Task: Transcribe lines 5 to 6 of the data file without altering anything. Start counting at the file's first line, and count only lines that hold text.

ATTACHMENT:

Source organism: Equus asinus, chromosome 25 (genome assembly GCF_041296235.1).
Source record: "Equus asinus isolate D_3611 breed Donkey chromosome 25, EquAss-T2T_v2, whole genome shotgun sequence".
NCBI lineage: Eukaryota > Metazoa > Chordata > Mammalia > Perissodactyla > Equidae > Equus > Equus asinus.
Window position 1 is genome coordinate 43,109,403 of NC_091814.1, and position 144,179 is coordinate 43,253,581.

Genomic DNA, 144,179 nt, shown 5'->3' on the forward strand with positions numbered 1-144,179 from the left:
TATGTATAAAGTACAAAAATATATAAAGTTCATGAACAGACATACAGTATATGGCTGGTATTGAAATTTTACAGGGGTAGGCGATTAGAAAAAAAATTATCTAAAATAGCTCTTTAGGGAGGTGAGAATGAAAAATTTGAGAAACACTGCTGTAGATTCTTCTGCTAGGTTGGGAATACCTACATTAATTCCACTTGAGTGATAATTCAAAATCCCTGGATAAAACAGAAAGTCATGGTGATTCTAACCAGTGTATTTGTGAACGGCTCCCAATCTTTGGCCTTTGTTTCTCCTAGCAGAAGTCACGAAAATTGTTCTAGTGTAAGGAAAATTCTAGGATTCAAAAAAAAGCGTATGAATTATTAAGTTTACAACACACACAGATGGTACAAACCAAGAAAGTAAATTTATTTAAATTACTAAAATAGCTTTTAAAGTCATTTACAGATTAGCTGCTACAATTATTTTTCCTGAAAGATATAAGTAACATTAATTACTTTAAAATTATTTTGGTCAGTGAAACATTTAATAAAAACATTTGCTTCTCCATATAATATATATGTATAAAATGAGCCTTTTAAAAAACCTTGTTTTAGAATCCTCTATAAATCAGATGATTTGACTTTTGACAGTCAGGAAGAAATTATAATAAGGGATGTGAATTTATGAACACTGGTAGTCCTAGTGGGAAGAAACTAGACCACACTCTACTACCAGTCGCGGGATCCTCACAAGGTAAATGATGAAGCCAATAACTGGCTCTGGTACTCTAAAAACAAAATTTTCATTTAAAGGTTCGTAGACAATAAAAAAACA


Genomic DNA, 144,179 nt, shown 5'->3' on the forward strand with positions numbered 1-144,179 from the left:
TATGTATAAAGTACAAAAATATATAAAGTTCATGAACAGACATACAGTATATGGCTGGTATTGAAATTTTACAGGGGTAGGCGATTAGAAAAAAAATTATCTAAAATAGCTCTTTAGGGAGGTGAGAATGAAAAATTTGAGAAACACTGCTGTAGATTCTTCTGCTAGGTTGGGAATACCTACATTAATTCCACTTGAGTGATAATTCAAAATCCCTGGATAAAACAGAAAGTCATGGTGATTCTAACCAGTGTATTTGTGAACGGCTCCCAATCTTTGGCCTTTGTTTCTCCTAGCAGAAGTCACGAAAATTGTTCTAGTGTAAGGAAAATTCTAGGATTCAAAAAAAAGCGTATGAATTATTAAGTTTACAACACACACAGATGGTACAAACCAAGAAAGTAAATTTATTTAAATTACTAAAATAGCTTTTAAAGTCATTTACAGATTAGCTGCTACAATTATTTTTCCTGAAAGATATAAGTAACATTAATTACTTTAAAATTATTTTGGTCAGTGAAACATTTAATAAAAACATTTGCTTCTCCATATAATATATATGTATAAAATGAGCCTTTTAAAAAACCTTGTTTTAGAATCCTCTATAAATCAGATGATTTGACTTTTGACAGTCAGGAAGAAATTATAATAAGGGATGTGAATTTATGAACACTGGTAGTCCTAGTGGGAAGAAACTAGACCACACTCTACTACCAGTCGCGGGATCCTCACAAGGTAAATGATGAAGCCAATAACTGGCTCTGGTACTCTAAAAACAAAATTTTCATTTAAAGGTTCGTAGACAATAAAAAAACA